September 21, 2012
Robert A. Pastor, U.S.-Mexico Chamber
Exactly five centuries after Christopher Columbus’ famous voyage, the leaders of Canada, Mexico, and the United States “re-discovered” North America. In 1992, they signed the North American Free Trade Agreement (NAFTA) and dismantled trade and investment barriers. This was an historic decision for all three countries, but especially for Canada and Mexico because the fundamental characteristic of North America is its asymmetry – the disproportionate power of the United States.
Read more here: US-Mex Chamber – Pastor Sept 2012 – 2pg
September 19, 2011
San Francisco Chronicle, 9/19/11
NAFTA was originally a free trade agreement among Canada, Mexico and the United States, but it soon morphed into a piñata for pandering pundits and politicians. Moved by different fears, each took whacks at it. The first fear was a loss of jobs to Mexico, but as it turned out, NAFTA’s most rapid growth in trade coincided with the largest expansion of jobs in American history. Then, the pundits blamed NAFTA for illegal migration, drugs and violence, and every problem in our relations with Mexico and Canada.
Of course, NAFTA did not address these issues, which are part of a new transnational agenda in which all three countries have a choice of blaming each other or devising a new mode of cooperation. So far, they are still in the NAFTA-blaming game. The time has come to end the debate on NAFTA and begin one on the future of North America. If we fail to grasp this, our chronic problems will grow worse, and our potential as a region competing against China will never be utilized.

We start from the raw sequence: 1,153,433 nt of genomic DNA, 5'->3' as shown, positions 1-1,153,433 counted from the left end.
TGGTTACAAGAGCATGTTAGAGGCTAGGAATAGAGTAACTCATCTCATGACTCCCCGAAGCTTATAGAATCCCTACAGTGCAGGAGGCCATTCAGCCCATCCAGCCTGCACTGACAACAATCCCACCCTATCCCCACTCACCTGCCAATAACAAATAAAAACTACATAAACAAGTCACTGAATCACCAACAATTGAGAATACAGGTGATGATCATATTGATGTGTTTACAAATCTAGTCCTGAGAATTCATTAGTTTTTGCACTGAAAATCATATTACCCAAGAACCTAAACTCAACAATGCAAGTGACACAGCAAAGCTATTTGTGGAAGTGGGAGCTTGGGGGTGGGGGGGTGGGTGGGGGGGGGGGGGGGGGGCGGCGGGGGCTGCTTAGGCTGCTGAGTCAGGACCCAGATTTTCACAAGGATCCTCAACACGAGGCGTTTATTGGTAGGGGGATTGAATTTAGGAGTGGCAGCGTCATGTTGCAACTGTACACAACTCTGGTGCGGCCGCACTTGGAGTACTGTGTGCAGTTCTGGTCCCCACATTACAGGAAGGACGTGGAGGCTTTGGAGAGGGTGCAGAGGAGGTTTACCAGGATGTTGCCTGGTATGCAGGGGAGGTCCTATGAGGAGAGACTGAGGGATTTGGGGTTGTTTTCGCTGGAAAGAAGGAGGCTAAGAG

August 15, 2011
Robert A. Pastor, America’s Quarterly, Spring 2011
Two decades ago, the leaders of Canada, Mexico and the United States forged an agreement that transformed North America from just a geographical expression to the world’s most formidable economic entity. The North American Free Trade Agreement (NAFTA) eliminated most of the trade and investment barriers that had segmented the continent. Within a decade, trade among the three countries tripled and foreign direct investment (FDI) quintupled. By 2001, the three nations of North America accounted for 36 percent of the world product—up from 30 percent in 1994. And while many economists have waxed enthusiastic about the growing power of Brazil, U.S. trade with Mexico today is more than six times larger than its trade with Brazil.
Unfortunately, since 2001 regional cooperation has stagnated. NAFTA, designed to expand trade and investment, has proven too limited in addressing the current issues facing the three countries. The time has come for the leaders of North America to recommit to regional integration if they want to effectively address the policy issues facing the region.